By Peter Haas


Throughout New York’s supper-club world of the 1930s, 40, 50s and 60s, one pianist was recognized and beloved as an original, imaginative artist, whose variations on the popular standards of the day had no parallel. He played in supper clubs and over radio stations across the country; was Mabel Mercer’s original accompanist when she first performed in America, and became best known playing for crowds nightly over many years in Park Avenue’s smart Drake Room, where such headliners as Margaret Whiting and Frank Sinatra dropped by to hear him.

He was Cy Walter – born in 1915, and honored this September on the centennial of his birth with a three-hour, star-studded, smartly paced evening at The Cutting Room, on September 27th, celebrating his talents and his songs.



Marissa Mulder


Jeff Harnar


Karen Oberlin









Jennifer Sheehan

The performers represented a “who’s who” of today’s cabaret world. Such stars as KT Sullivan, Stacy Sullivan, Jeff Harnar, Steve Ross, Ronny Whyte, Barbara Fasano and Eric Comstock, Marissa Mulder, Jennifer Sheehan and Doug Bowles performed numbers for which Walter wrote the music or created both the music and lyrics. Pianist Alex Hassan played popular standards such as “Body and Soul” and “Isn’t It Romantic” in arrangements that Cy had created, while pianist Jed Distler offered Cy’s keyboard piece, “Mrs. Malaprop,” and Tedd Firth (the evening’s musical director) performed Walter’s “Music for Twilight” and “Jenny’s Waltz.”

The Cy Walter Celebratory Orchestra, a 12-piece group, filled the stage to accompany eight of the songs, including a dance, “The Astaire,” composed by Cy for the famed film dancer and performed this night – making the small stage space seem larger with their sweeping steps — by Heather Gehring and Lou Brockman.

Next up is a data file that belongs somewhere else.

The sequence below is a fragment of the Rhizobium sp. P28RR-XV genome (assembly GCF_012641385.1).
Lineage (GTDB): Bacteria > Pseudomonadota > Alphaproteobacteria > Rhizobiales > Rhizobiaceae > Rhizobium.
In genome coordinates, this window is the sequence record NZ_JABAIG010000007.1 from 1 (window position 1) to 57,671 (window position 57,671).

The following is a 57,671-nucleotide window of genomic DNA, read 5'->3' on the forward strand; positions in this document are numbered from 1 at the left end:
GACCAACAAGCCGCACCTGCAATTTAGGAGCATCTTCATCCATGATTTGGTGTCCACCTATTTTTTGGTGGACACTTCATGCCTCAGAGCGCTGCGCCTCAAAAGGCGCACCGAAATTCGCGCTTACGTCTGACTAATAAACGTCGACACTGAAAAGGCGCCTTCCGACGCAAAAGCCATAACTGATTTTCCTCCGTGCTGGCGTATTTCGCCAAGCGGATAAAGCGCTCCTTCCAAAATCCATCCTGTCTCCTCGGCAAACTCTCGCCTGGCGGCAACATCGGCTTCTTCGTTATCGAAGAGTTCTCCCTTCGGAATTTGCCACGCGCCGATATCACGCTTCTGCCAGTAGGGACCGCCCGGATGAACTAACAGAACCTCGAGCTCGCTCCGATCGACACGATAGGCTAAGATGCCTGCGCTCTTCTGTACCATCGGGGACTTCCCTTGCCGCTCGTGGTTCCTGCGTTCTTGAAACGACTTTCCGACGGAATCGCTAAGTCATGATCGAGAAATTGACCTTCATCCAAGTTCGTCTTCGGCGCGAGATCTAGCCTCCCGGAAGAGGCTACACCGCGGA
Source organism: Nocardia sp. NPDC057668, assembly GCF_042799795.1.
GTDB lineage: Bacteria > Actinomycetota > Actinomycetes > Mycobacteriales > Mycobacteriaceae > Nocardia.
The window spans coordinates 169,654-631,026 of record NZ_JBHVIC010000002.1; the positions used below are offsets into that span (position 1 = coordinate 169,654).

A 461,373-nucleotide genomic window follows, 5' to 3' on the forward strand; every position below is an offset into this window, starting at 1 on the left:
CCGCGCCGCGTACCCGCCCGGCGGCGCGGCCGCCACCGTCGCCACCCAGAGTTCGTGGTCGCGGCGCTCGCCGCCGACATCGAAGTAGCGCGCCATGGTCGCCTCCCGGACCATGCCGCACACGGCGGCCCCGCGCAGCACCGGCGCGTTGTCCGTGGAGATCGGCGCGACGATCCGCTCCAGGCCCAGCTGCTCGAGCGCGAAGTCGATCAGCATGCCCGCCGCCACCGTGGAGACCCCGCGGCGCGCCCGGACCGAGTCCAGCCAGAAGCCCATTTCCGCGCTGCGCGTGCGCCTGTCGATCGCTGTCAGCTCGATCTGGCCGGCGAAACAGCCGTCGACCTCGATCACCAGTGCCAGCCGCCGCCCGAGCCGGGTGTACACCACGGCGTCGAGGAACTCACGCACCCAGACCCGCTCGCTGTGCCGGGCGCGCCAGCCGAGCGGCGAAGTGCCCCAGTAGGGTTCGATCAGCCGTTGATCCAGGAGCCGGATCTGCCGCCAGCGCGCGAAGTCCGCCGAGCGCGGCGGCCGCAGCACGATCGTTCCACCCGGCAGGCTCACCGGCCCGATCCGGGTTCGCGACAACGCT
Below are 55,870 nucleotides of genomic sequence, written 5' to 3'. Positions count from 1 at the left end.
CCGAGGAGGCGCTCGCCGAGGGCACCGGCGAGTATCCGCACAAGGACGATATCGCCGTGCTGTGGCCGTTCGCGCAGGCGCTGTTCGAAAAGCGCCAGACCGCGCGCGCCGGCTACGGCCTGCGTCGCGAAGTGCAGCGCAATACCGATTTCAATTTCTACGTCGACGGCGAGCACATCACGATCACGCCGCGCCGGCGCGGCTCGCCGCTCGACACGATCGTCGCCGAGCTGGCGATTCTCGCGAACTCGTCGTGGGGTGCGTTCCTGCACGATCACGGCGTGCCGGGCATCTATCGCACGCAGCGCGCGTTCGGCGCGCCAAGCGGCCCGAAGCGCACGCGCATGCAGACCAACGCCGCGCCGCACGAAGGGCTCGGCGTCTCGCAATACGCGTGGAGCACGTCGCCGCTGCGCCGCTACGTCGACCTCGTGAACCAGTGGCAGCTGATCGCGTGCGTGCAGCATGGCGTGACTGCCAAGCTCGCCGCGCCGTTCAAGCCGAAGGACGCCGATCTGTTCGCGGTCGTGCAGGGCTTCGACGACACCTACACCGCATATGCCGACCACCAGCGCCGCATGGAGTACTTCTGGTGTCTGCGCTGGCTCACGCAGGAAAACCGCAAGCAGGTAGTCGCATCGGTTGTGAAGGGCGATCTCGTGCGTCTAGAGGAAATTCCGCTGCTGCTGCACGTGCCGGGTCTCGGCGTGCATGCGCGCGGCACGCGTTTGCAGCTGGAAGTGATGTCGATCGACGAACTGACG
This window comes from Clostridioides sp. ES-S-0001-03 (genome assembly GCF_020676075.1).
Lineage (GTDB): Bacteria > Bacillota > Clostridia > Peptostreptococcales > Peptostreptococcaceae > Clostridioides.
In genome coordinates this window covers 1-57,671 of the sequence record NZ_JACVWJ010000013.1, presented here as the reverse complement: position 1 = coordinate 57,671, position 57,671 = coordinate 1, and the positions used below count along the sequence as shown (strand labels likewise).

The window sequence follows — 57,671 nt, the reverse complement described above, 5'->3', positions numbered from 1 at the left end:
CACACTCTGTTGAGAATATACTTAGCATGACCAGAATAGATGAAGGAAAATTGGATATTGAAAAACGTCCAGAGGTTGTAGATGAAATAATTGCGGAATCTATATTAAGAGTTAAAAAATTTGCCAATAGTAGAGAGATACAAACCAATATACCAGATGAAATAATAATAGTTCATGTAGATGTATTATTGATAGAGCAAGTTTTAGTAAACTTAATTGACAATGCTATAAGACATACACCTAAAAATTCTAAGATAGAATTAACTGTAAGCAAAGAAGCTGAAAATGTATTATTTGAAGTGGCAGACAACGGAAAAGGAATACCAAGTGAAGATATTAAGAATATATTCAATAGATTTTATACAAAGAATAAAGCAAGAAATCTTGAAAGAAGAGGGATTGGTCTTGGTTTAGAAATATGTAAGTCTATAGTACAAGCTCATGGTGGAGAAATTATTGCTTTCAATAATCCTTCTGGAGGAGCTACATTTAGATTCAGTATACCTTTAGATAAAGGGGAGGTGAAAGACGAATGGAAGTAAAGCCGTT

Mark Walter

The show was beamed to a large overhead screen in the back of the packed-house club, an assist to patrons seated there and at the bar. Commemorating the evening was a handsome sixteen-page Playbill-like souvenir program, designed by Frank Dain and containing the show’s credits and song list. Included, too, was a comprehensive words-and-photos recap of Cy Walter’s life. It was written by Cy’s son, Mark Walter, who has spent many years keeping his father’s music and memory alive – and who produced and MC’d ths commemorative evening,

Among the photos in the booklet: Cy in a three-piano performance with Richard Rodgers and Stan Freeman, and Cy at the Drake Room piano, with Maurice Chevalier among his attentive audience. (Personal note: This reviewer’s uncle, Walter Redell, was manager of the Drake Hotel for many years, and created The Drake Room expressly to feature Cy.)

Mark has also spearheaded the creation of a new two-volume CD set, released by Harbinger Records and containing rare performances of Cy and his music. Included are numbers featuring Cy Walter with Astaire, Hoagy Carmichael, Mabel Mercer, Marlene Dietrich, Frank Sinatra and others.

“Celebration” well describes the spirit of the evening and its lively performances.

Photos: Maryann Lopinto